With the start of December I can not help but turn my thoughts to when Rajon Rondo is going to return to the court and what it will mean for this Celtics team. For a while it has been projected that Rondo may return sometime later this month, which I think is the most likely at the end of the month.
After a frentic November the Celts find themselves a win or two over the otherwise lowly Bucks away from respectabiliy, sitting at 7- 12 for a .368 winning percentage. Whether or not the team wants to make the playoffs they are a game and a half out in the underwhelming Eastern conference and a half game out of the Atlantic division.
There are, I think, a couple of different questions we need to answer to estimate what Rondo's return might be for the team. For the purpose of this post I will be assuming a healthy return for Rondo allowing him to play at a comparable level to his preinjury production, which is, I think, likely but certainly not guaranteed. We also have to look at how good Rondo is, whose minutes he takes, and any affect he may have on his teammates and the line ups used.
Before the season started I had a post that used some of the advanced one number player metrics to evaluate the Celtics roster and settled on comparing the wins above replacement each player would be worth assuming the player played 36 minutes a game for every game. The idea wasn't that I assumed any of the players would do that, just to scale their expected production on the same level. Rondo was projected to have the highest wins above replacement per 36 of any player on the Celtic roster.
The before season projection used five different metrics to project player production, Wins Produced, ASPM, EZPM, xRAPM and Win Shares. Rondo's median projection was 10.5 wins above starting a replacement level Point Guard for 36 minutes a night. Of course, part of that equation is the production of a replacement level guard. So we need to look at exactly whose minutes a returning Rondo is taking and how productive they have been.
For the most part one would expect Rondo's return will affect the guard rotation for the Celtics. The primary player taking the roll of Point Guard over the last fifteen games has been Jordan Crawford, but there will almost certainly be a knock on effect, with Crawford sliding into some of the minutes from other guards. Below I have a table with the production of each Celtic guard by the advanced metrics, including a column with the projected number to start the season and, on the right the median of the metrics:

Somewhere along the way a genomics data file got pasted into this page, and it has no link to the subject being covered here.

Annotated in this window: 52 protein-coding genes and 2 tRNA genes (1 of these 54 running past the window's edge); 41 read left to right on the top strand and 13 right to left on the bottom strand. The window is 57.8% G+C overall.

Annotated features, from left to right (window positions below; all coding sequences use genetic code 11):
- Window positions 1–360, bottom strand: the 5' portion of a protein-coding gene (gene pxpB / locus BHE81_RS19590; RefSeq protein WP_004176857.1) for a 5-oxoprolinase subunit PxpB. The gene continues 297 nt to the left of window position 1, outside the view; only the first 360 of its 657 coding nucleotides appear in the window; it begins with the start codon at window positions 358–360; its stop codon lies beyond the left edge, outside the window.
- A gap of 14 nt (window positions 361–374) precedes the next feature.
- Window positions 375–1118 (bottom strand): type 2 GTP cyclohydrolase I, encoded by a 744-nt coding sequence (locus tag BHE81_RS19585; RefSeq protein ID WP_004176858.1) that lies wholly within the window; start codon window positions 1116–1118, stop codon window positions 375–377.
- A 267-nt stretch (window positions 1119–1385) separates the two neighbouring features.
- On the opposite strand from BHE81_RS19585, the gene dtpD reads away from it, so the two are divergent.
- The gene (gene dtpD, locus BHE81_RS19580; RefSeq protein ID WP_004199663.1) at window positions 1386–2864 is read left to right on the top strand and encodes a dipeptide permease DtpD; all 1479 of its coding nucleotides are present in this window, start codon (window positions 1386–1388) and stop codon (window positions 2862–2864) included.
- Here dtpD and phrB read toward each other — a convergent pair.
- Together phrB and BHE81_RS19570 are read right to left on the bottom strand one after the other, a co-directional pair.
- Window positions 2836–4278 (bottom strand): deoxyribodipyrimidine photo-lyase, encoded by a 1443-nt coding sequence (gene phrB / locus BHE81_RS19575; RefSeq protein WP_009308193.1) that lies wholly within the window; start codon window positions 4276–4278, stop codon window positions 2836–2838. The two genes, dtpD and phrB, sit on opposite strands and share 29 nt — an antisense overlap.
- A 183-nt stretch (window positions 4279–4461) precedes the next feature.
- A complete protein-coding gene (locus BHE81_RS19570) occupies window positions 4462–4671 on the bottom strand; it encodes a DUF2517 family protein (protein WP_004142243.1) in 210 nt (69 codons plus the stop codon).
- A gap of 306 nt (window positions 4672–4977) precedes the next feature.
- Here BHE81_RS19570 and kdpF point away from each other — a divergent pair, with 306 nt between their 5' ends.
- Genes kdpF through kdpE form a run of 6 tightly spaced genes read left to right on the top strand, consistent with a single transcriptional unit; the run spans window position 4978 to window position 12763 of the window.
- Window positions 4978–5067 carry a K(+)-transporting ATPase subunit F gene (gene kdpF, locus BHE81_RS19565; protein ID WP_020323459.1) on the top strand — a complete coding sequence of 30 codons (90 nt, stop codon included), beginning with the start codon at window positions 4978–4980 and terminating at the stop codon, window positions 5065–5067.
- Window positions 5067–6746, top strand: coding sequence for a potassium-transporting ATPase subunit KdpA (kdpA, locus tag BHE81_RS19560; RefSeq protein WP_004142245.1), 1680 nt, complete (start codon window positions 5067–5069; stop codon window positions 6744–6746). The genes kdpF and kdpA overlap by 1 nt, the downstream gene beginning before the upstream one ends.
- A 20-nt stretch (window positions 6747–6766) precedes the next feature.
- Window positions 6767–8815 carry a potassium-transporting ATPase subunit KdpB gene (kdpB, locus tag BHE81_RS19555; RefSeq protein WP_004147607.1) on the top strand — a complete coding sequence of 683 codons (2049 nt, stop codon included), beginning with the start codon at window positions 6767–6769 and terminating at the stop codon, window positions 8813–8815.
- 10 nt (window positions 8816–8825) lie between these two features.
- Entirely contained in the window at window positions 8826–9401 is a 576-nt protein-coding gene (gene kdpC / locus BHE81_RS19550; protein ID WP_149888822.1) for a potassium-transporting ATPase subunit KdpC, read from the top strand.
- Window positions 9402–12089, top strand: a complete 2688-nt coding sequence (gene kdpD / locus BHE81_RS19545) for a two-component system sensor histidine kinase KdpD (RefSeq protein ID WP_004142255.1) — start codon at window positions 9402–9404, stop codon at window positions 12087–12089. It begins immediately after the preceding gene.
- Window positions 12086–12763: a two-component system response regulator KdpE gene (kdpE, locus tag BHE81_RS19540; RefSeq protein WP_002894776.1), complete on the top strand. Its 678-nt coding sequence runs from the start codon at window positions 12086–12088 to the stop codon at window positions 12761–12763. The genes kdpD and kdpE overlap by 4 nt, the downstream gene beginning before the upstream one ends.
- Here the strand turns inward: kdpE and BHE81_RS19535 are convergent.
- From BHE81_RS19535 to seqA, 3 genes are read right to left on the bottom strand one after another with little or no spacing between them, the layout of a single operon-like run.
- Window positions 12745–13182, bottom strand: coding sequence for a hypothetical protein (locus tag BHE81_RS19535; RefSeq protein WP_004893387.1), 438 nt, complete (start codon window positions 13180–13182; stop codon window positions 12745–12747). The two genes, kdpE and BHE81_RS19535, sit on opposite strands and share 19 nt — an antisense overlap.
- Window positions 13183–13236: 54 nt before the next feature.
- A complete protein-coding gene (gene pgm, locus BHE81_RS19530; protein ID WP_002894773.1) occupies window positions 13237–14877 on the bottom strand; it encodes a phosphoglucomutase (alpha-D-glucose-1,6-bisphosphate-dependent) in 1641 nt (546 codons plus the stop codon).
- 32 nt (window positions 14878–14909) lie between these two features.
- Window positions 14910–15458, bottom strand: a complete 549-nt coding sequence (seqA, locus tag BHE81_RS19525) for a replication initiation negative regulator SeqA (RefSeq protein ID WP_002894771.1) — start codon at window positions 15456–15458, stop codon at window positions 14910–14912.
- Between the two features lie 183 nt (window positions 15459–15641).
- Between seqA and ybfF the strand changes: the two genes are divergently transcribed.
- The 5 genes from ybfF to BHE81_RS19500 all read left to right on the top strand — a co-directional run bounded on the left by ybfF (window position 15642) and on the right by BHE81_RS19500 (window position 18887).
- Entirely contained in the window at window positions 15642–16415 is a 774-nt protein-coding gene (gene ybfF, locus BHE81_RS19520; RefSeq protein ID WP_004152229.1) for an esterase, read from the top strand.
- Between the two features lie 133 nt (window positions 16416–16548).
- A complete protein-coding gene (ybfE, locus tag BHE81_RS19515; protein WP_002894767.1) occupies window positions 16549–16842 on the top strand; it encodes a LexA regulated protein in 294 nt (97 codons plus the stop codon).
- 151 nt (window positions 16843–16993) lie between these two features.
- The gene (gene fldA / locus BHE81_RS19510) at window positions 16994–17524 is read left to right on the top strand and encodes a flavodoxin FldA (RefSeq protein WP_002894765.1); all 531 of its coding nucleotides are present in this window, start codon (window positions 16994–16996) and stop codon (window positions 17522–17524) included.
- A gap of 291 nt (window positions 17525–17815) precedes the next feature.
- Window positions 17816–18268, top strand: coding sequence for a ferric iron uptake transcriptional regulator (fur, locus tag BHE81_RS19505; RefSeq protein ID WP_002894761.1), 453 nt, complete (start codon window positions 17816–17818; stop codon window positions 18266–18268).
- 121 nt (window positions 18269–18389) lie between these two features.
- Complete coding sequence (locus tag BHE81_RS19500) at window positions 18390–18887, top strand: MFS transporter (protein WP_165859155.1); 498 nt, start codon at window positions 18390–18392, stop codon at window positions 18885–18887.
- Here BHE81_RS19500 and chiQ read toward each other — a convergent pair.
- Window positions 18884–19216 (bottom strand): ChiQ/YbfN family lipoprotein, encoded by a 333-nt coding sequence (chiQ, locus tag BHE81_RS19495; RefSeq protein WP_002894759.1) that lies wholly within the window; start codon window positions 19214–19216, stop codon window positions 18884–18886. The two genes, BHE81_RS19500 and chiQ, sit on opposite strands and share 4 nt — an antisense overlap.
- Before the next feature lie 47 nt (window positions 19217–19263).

|Name||POS||Median Projected Wins Over Replace per 36|
One of the issues for Boston is that all of the player metrics agree that the guy Rondo is going to replace in the line up, Jordan Crawford, has been their best guard to date, and, in fact, probably their best player. Interestingly those same metrics projected Crawford at below replacement level before the season started, which leads to the question of how sustainable Crawford's current production is going forward.
In those terms, in Crawford's favor are his relative youth, the change in position that seems to better focus his talents and the change in coaches as most playing statistics are less stable when they change teams. Below are Crawford's career stats by year from Basketball Reference showing a steady progression to date:
Notably, Crawford's usage has declined each year while his true shooting percentage and assist percentage have gone up each year. Though, in the shooting area, in particular, we should expect to see some regression, Crawford has proven that he deserves some time after Rondo comes back.
The question is how to accomplish that and what backcourt combos to use to maximize production. That leads me to Courtney Lee, the Celtics Guard with the second most efficient production so far this year who has played the third most minutes. Lee has been close to what was expected of him with even better three point shooting, an important point in a backcourt that lacks stretch shooters.
So far this year Brad Stevens has yet to start Courtney Lee, starting Jeff Green out of position and Avery Bradley instead. Bradley is a difficult player to value because of the disconnect between his defensive reputation and his offensive production. He has played better since being moved to his more natural Shooting Guard position, with a somewhat better TS% and fewer turn overs. But, Bradley does not have a starting NBA Shooting Guard shot and lacks consistent three point range. It is also not clear that he has the defensive impact of a Tony Allen and occasionally seems wear down.
When Rondo comes back floor spacing in the starting backcourt will be even more of an issue. Rondo is a career 24% three point shooter and has only shot over thirty percent once in his career.(Even though I have an irrational belief that Rondo is going to come back with new found three point range based a vague memory of a report that he was working on them in rehab). Either Crawford or Lee should be on the court for the bulk of the time with Rondo to help with spacing.
Given that a significant chunk of Crawford's newfound value is based on his increased assist percentage and more selfless play, he should take on the sixth man/back up point guard roll and Lee starts, if not necessarily finishes. Until Bradley finds a consitent jump shot he needs to be moved to the bench as a defensive energy guy.